illicit

adjective
il·​lic·​it | \ (ˌ)i(l)-ˈli-sət How to pronounce illicit (audio) \

Definition of illicit

: not permitted : unlawful

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Other Words from illicit

illicitly adverb

Illicit and Elicit

Illicit, while not exactly an everyday word, is far more common than its antonym, licit ("not forbidden by law, permissible"). Perhaps this is a function of our oft-noted fascination with bad behavior and boredom with rectitude. In any case, illicit may be used of behavior that is either unlawful or immoral. These categories frequently overlap, but they are not always synonymous, as some unlawful activities (illicit cigarette smoking) may not be considered immoral, while some immoral activities (an illicit affair) are not illegal. Illicit is occasionally confused with elicit because of the similarity in their pronunciations, but the two words have decidedly different meanings and functions: in contemporary English, elicit is a verb meaning "to get (a response, information, etc.) from someone," while illicit appears solely as an adjective.

Examples of illicit in a Sentence

The wedding is mounted in traditional Punjabi style, but underneath the formal fanfare simmer dysfunctional-family tensions, deep dark secrets,  … and illicit affairs. — David Ansen, Newsweek, 4 Mar. 2002 "Thank you, Lieutenant," she said, bowing her head, just as she might in everyday, civilian life, and I felt suddenly illicit in her presence, as though we'd slipped out of sight of our chaperons … — Chang-rae Lee, A Gesture Life, 1999 The companies that carry cellular … have adopted a number of monitoring techniques to detect illicit calls … — Paul Wallich, Scientific American, March 1994 He was arrested for selling illicit copies of the software. She had an illicit affair with her boss.
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Recent Examples on the Web

That was in part down to their mastery of a revolutionary defensive system in which defenders marked the opposing attackers closely; in part down to financial muscle; and, almost certainly, in part down to the illicit influencing of referees. 1843, "A league of their own: how English clubs conquered Europe," 7 June 2019 The way to go after China is to put pressure on its banks, many of which have helped North Korea conduct illicit transactions. Anthony Ruggiero, Fortune, "Trump Cancelled the North Korea Summit. Here’s What He Should Do Next.," 25 May 2018 Medical research into the benefits of medical marijuana to treat autism is limited in the United States, because the plant is classified as a Schedule I drug along with other illicit substances such as heroin. Maria Clark, NOLA.com, "Could medical marijuana treat severe autism? Some Louisiana parents believe it can help," 25 Apr. 2018 But to pay, in advance, for a regular supply of pork rinds seems (to my critics) to strip the glamour and illicit thrill from the act. Sadie Stein, Town & Country, "Sadie Stein Is a New York Post Subscriber—and She Doesn't Care What You Think About It," 30 May 2017 No one told me not to touch her things, but doing so feels illicit, and dressing up in her painting uniform, to be honest, feels a little too on the nose. Julia Felsenthal, Vogue, "Searching for Myself in Alice Neel’s Radical Portraits," 26 Feb. 2019 The negative health consequences of marijuana have been found to be lower than those associated with alcohol, tobacco and illicit drugs including heroin and cocaine. Rachel Becker, The Verge, "Legalizing weed is the right move for New York, the state’s health department says," 13 July 2018 The couple engaged in this illicit practice for at least 11 months after the injunction, the motion said, though their 14 properties no longer appear on Airbnb or other sites catering to tourists. Carolyn Said, San Francisco Chronicle, "Landlords turned 14 San Francisco apartments into illegal Airbnbs, suit says," 1 May 2018 The illicit practice affects not only centuries-old rosewood trees but also swaths of rain forest that poachers clear to access them. Rachel Nuwer, Scientific American, "Tracing Thailand’s Illegal Rosewood Trade," 15 Mar. 2018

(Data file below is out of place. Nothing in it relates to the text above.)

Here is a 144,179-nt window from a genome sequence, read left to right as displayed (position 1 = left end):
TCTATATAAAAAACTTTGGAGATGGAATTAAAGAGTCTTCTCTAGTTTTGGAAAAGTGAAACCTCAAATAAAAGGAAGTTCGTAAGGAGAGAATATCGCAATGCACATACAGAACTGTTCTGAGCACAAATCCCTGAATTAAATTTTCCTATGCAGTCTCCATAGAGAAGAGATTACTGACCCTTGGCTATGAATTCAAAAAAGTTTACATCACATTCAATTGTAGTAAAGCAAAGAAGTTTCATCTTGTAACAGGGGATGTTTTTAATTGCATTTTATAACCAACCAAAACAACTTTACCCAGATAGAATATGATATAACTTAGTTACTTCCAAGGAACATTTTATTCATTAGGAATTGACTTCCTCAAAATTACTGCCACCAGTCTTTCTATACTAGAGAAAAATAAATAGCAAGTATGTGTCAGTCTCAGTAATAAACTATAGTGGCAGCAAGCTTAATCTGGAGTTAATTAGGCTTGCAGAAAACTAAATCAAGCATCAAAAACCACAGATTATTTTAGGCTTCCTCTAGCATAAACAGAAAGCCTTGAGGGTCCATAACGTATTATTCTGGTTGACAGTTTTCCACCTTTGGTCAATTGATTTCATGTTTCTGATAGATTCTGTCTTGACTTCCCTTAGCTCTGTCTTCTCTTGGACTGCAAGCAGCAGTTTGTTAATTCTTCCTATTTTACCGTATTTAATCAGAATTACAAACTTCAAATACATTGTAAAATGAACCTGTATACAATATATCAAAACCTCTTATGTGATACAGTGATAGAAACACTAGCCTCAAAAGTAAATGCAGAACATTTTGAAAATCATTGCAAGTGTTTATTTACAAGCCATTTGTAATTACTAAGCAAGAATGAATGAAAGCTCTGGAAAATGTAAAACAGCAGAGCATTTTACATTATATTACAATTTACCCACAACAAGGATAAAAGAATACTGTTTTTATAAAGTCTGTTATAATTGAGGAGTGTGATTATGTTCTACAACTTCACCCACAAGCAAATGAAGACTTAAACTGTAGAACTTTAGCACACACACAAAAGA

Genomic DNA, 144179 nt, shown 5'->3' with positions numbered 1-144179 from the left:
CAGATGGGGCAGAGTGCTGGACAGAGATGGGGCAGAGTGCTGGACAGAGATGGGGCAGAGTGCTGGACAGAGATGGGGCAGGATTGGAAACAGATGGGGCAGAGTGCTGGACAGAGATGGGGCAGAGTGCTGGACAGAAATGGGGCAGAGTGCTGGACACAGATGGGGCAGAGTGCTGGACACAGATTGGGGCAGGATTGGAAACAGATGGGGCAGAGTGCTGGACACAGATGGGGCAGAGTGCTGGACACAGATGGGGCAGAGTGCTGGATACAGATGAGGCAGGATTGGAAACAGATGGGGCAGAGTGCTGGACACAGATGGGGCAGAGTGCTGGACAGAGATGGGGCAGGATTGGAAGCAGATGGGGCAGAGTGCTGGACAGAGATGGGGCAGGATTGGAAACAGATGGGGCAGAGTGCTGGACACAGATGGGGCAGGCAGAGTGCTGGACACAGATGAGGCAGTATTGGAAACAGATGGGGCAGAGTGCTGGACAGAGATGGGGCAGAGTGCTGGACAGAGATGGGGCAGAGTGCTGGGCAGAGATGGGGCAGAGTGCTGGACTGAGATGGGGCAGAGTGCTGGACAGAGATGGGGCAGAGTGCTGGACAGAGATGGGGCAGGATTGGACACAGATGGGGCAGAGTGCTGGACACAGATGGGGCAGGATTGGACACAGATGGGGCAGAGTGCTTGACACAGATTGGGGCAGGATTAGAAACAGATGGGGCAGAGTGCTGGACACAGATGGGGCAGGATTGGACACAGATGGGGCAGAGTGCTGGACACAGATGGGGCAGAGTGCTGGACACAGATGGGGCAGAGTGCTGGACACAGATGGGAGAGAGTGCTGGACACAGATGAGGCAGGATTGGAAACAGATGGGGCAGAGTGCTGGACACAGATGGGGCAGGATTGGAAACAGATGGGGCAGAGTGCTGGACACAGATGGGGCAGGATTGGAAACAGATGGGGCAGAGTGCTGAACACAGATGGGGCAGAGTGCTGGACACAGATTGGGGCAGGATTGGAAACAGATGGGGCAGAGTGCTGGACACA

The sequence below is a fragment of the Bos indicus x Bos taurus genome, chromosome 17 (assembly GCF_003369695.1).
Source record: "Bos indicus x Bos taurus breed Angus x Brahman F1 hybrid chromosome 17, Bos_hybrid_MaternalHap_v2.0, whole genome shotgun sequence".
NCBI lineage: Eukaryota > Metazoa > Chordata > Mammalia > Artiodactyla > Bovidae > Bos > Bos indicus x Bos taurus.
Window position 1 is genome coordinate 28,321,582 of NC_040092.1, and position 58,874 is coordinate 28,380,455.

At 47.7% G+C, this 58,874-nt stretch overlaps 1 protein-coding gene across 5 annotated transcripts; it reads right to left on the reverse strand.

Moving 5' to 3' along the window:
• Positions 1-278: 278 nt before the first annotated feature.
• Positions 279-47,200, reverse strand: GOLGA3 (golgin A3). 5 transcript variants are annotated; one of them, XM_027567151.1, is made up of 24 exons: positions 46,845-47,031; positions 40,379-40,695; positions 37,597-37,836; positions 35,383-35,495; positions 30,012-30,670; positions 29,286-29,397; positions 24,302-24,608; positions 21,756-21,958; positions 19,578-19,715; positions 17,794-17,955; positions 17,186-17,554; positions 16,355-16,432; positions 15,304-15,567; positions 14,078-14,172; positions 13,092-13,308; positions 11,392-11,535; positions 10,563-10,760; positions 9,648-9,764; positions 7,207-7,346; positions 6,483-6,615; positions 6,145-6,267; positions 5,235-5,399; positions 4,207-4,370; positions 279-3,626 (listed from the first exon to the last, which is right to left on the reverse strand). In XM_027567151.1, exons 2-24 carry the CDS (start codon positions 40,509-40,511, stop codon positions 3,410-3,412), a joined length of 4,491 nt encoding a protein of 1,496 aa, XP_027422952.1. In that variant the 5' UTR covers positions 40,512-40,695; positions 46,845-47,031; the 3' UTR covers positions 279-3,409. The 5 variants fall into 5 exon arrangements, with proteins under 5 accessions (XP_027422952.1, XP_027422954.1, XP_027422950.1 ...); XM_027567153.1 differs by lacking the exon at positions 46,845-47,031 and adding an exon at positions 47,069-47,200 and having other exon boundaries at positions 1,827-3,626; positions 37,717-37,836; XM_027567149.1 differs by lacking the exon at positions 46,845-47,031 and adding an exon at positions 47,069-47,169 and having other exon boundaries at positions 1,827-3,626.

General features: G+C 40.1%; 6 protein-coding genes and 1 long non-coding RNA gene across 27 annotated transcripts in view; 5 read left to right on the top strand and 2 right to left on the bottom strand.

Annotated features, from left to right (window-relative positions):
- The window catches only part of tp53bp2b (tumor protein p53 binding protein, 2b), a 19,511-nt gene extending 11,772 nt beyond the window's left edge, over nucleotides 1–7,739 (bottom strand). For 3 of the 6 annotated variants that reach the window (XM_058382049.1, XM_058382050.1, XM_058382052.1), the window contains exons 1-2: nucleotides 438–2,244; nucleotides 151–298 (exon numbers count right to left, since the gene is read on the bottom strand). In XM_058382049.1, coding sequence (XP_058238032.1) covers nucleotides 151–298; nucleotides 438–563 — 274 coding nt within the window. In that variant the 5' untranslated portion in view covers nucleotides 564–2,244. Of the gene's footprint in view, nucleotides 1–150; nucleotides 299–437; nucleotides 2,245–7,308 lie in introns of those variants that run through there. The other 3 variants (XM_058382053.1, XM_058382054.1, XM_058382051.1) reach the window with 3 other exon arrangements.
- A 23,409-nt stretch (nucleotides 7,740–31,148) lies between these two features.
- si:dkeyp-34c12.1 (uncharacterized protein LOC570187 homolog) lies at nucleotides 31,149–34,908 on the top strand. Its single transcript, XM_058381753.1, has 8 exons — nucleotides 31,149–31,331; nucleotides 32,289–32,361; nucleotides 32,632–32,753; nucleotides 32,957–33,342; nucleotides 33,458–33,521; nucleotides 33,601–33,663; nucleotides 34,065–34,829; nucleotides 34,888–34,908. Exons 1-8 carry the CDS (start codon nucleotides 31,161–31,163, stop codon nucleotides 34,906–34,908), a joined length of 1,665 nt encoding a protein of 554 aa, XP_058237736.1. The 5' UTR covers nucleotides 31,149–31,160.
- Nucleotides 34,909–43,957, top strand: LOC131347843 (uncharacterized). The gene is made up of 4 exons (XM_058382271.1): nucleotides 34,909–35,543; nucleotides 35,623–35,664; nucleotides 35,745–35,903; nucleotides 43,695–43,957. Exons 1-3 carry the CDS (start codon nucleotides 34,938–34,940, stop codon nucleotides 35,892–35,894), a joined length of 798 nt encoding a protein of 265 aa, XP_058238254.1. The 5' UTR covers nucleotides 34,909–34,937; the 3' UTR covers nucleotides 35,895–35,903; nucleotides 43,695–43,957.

These example sentences are selected automatically from various online news sources to reflect current usage of the word 'illicit.' Views expressed in the examples do not represent the opinion of Merriam-Webster or its editors. Send us feedback.

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First Known Use of illicit

1506, in the meaning defined above

History and Etymology for illicit

Latin illicitus, from in- + licitus lawful — more at licit

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Statistics for illicit

Last Updated

14 Jun 2019

Look-up Popularity

Time Traveler for illicit

The first known use of illicit was in 1506

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More Definitions for illicit

illicit

adjective

English Language Learners Definition of illicit

: not allowed by law : unlawful or illegal
: involving activities that are not considered morally acceptable

illicit

adjective
il·​lic·​it | \ i-ˈli-sət How to pronounce illicit (audio) \

Kids Definition of illicit

: not permitted : unlawful

illicit

adjective
il·​lic·​it | \ il-ˈli-sət How to pronounce illicit (audio) \

Legal Definition of illicit

: not permitted : unlawful an illicit motive to defeat or evade the taxesIn re Haas, 48 F.3d 1153 (1995)

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More from Merriam-Webster on illicit

Rhyming Dictionary: Words that rhyme with illicit

Thesaurus: All synonyms and antonyms for illicit

Spanish Central: Translation of illicit

Nglish: Translation of illicit for Spanish Speakers

Britannica English: Translation of illicit for Arabic Speakers

Comments on illicit

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